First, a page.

john osborn – process part 313 (epat90)
An electric pulse fires, my hand flicks and each beat I have already heard in my head moments before it plays. I can see my hands, but somehow they are not controlled by me and faces before me are distant shapes. I know I’m in a room, as I can hear the reverb of the sounds that I am concentrating on. This annoys me. They colour what I try to control. I am not really there, and even though I am concentrating on something that is time based, time does not exist at all. When I stop, I am acutely aware of my own pulse. I am aware that my body feels shaky and the conversations people engage in with me make no sense. I am still debriefing my mind from the moments of ecstasy caused by the layering of two records, the right two records, together. I still have never satisfied my mind in this debriefing. I want more. I want to understand and to understand, I need to push the skill level up and challenge the knowledge that I already have. I am a flow seeker. The flow is my master and also my mistress.
This is the area in my life that is the direct link to what state of mind I am in, my well being. The road has been long, born out of an intrinsic love for dance music and all its friends. Sometimes, nothing else matters. Sometimes, this is as frightening as much as it is exhilarating.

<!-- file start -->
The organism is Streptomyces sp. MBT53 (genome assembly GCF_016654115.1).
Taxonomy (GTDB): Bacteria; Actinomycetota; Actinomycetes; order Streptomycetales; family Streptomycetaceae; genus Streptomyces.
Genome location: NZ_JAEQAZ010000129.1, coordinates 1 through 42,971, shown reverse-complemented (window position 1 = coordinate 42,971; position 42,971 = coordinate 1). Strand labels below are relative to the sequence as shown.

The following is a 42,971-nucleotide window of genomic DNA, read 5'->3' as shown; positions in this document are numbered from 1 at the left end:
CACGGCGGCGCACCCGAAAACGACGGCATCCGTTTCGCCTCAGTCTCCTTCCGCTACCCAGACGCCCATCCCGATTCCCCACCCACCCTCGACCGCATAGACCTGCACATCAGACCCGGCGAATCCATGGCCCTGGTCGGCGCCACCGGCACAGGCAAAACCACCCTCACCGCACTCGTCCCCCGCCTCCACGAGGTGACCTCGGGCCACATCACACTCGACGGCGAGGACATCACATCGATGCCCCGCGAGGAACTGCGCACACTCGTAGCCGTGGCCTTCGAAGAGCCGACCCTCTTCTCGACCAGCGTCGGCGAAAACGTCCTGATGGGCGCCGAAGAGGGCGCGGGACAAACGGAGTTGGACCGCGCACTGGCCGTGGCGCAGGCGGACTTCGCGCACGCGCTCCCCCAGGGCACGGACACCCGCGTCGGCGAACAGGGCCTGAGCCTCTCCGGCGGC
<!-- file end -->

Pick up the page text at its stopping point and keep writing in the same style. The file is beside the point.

This is a short description of what I go through once the conditions are correct when playing records. Before watching MC’s speech I knew nothing about his theory on the creative flow. Naturally, I knew that I would ‘zone out’ or ‘get in the groove’, but I did not know about the key links between skills, challenges and how this can achieve a state of ‘flow’ and ultimately, how this state defines your mental well being. Money, fame or local attention are not factors that motivate me to do this. Love and happiness are.
Everything around me can and does inspire me to seek this state of mind. This recording was a long struggle to create and it took patience. A recent event in my life changed my perspective on things and, coincidentally, I could finally see the path I wanted to take. Then it happened. The technical method I chose was filled with the records I selected based on this experience. Once these conditions fell into place, I found the flow, for 90mins. EPAT90.
The mix was recorded onto a 90min Maxwell UR90 Cassette using my Yamaha tape deck. As the mix was recorded so was the sound of the room via a Tascam digital recorder. These separate recordings have been ‘spliced’ together in Logic. No edits to the mix have been made and all the hiss & crackle has been left. No track list, keeping it just like we used to record mixes back in ’95.